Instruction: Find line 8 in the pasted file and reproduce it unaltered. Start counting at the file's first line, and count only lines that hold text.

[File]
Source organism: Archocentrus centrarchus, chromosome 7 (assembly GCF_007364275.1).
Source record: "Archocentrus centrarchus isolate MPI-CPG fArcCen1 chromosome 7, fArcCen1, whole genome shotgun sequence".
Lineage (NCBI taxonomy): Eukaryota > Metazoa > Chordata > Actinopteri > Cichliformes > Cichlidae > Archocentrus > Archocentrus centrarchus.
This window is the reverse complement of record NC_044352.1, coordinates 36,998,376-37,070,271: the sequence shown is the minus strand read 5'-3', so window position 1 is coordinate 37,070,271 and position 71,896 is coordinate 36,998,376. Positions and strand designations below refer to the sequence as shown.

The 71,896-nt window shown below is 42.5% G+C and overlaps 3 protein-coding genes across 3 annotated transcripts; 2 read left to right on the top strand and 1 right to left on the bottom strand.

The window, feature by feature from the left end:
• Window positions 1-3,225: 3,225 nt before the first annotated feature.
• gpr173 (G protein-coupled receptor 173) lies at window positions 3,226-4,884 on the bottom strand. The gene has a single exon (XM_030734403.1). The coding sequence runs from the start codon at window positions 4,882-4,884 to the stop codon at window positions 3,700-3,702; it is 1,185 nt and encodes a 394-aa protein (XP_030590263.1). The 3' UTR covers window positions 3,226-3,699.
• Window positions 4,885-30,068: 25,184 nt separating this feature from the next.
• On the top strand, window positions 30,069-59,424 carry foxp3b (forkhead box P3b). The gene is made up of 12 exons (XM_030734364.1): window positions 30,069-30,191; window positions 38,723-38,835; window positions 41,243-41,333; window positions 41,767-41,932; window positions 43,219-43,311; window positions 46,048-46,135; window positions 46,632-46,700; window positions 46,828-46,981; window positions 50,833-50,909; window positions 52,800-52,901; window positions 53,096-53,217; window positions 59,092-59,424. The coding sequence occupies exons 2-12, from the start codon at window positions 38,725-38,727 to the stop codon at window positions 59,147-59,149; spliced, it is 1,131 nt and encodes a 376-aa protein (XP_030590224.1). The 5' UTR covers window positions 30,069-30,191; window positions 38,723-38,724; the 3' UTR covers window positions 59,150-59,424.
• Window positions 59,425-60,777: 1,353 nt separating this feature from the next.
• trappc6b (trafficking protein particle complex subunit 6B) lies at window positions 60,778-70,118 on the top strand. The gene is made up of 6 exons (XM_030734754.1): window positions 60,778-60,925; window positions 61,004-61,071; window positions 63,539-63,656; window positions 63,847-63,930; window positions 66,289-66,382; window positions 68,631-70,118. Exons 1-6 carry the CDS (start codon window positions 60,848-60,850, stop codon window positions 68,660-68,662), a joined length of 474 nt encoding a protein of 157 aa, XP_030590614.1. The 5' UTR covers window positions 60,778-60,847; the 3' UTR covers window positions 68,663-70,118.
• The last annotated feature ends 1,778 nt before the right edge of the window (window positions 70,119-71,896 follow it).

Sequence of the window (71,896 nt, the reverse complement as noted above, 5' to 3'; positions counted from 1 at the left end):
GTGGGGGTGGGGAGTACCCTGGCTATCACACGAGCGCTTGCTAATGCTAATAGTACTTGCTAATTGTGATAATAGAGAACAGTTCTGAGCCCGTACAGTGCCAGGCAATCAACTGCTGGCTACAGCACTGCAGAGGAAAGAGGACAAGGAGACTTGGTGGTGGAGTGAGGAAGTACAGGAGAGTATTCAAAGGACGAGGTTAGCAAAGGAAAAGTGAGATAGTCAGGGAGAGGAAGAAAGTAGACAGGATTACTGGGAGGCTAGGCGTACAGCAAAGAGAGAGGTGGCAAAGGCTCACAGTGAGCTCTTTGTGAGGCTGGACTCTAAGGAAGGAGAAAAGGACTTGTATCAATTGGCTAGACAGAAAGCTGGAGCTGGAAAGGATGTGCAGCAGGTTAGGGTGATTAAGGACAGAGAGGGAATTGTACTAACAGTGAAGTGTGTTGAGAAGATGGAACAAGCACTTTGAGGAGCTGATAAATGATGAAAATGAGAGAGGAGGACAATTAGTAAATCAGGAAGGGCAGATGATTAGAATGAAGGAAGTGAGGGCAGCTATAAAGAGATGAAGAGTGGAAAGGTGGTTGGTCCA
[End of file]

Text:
• gpr173 (G protein-coupled receptor 173) lies at window positions 3,226-4,884 on the bottom strand. The gene has a single exon (XM_030734403.1). The coding sequence runs from the start codon at window positions 4,882-4,884 to the stop codon at window positions 3,700-3,702; it is 1,185 nt and encodes a 394-aa protein (XP_030590263.1). The 3' UTR covers window positions 3,226-3,699.